I argue otherwise. Syria is headed towards civil war, not on account of some grand chess game in the region, but thanks to a double veto by Russia and China at the U.N. The resolution's failure has pushed the Syrian crisis away from the horseshoe table, into the hands of a few nations with vested interests. Sectarianism now threatens to fuel the conflict precisely because there is no multilateral attempt to resolve it. India supported the resolution with a view to managing this crisis at the U.N., and to prevent it from being hijacked by partisan concerns. It is this initiative that was destroyed by Russian and Chinese intransigence.
To be sure, India's support was tempered to preclude the use of military force in Syria. Nevertheless, the back door for regime change was left open, given that the United Nations Security Council (UNSC) draft endorsed the Arab League's proposal to remove al-Assad from power. That India voted for this proposal is remarkable and explained by the Syrian government's prevarication and disregard towards protecting its people. India's position is vindicated by the overwhelming support that met the U.N. General Assembly's Resolution — virtually identical to the Security Council version — on Syria.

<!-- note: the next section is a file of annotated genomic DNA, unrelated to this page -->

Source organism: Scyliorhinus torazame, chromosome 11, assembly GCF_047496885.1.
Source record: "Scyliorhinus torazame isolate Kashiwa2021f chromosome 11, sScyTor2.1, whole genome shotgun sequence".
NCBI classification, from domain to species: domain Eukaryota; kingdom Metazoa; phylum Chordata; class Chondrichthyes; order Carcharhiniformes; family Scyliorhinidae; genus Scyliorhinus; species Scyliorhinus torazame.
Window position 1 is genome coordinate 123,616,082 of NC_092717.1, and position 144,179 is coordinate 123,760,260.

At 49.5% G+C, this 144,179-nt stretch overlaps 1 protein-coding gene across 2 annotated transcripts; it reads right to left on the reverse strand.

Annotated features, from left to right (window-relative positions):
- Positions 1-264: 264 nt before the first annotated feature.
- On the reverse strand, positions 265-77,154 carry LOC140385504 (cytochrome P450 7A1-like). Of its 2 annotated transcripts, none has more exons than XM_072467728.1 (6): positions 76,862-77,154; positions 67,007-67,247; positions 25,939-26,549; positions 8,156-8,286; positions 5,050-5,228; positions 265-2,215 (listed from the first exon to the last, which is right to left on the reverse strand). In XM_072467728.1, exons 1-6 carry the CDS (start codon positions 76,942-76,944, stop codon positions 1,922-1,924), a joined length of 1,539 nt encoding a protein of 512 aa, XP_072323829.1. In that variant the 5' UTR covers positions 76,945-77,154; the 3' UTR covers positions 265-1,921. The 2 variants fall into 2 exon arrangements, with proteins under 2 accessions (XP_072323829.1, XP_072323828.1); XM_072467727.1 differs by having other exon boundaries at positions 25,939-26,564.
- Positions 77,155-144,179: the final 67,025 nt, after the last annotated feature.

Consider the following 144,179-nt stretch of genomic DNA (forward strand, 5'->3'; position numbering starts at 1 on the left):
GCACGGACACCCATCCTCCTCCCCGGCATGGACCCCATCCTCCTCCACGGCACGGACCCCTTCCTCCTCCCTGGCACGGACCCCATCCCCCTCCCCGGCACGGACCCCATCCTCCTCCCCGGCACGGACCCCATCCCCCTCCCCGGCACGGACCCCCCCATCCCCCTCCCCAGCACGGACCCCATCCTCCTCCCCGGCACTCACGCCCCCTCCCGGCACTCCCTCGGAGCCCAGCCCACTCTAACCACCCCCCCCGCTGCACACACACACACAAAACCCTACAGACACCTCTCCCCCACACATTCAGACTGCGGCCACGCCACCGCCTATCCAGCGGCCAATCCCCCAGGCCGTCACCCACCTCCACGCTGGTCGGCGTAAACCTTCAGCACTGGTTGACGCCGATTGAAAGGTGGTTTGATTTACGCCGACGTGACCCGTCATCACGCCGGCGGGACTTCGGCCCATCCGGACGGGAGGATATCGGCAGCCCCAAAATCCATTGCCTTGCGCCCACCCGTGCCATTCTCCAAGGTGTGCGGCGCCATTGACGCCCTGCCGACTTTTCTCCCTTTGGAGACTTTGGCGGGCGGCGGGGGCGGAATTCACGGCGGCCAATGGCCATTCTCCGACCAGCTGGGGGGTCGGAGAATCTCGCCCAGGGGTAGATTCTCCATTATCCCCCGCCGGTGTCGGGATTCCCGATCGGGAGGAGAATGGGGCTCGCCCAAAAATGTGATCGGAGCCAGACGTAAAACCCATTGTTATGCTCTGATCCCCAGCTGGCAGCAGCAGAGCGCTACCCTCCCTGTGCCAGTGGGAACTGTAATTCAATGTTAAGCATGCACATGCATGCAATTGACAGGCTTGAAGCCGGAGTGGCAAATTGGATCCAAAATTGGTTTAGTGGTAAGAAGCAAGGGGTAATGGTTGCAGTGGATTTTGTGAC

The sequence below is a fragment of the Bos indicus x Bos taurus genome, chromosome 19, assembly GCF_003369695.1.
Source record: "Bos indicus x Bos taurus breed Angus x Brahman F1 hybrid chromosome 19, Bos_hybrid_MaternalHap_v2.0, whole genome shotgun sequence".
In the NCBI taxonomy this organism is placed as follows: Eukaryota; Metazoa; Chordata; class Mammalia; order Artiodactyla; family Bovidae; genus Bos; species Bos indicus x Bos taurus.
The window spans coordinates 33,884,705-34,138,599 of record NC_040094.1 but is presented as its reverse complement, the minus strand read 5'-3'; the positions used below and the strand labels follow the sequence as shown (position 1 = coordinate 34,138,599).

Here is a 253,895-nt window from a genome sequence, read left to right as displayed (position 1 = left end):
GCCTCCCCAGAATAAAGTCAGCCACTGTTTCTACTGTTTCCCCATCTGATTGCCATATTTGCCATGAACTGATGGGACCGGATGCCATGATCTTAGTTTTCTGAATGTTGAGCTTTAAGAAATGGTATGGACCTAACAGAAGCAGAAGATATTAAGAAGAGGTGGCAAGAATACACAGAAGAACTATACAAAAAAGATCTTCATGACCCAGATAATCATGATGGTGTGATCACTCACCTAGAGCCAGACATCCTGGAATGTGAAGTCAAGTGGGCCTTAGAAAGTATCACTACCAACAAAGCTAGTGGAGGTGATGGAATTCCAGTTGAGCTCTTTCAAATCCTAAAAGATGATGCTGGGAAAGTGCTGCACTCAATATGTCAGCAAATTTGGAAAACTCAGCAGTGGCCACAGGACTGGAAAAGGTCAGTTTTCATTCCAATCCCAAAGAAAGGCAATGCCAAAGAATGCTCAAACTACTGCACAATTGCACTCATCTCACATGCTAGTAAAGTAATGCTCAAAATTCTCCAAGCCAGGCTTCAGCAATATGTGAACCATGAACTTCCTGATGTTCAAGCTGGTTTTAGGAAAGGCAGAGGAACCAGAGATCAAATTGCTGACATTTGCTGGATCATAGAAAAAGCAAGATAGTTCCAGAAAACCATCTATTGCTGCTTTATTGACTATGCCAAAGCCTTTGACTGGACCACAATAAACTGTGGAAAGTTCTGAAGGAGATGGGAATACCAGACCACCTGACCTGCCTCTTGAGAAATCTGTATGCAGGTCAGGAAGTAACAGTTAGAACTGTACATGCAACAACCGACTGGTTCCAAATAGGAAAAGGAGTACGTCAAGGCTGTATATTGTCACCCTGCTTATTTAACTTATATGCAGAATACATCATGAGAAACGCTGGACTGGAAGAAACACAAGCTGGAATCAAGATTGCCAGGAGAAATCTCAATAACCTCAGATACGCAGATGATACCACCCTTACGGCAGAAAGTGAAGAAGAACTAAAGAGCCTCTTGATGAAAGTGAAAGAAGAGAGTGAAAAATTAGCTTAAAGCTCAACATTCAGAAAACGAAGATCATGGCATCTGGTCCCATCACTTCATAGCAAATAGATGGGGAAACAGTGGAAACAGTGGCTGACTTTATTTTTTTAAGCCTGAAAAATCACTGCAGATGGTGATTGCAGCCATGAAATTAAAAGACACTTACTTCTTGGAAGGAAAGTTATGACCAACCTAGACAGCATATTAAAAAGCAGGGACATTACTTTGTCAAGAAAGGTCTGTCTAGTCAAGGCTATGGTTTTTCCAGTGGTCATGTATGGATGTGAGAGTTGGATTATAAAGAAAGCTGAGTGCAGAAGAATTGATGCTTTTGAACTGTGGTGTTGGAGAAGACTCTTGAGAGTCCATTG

In essence, India's vision forward for Syria comprises three elements: Syrian-led transition, a complete eschewal of both externally and internally induced violence, and close co-operation with the Arab League. These reflect India's preference towards solutions that nudge adamant regimes without muscular invocations of the “Responsibility to Protect.”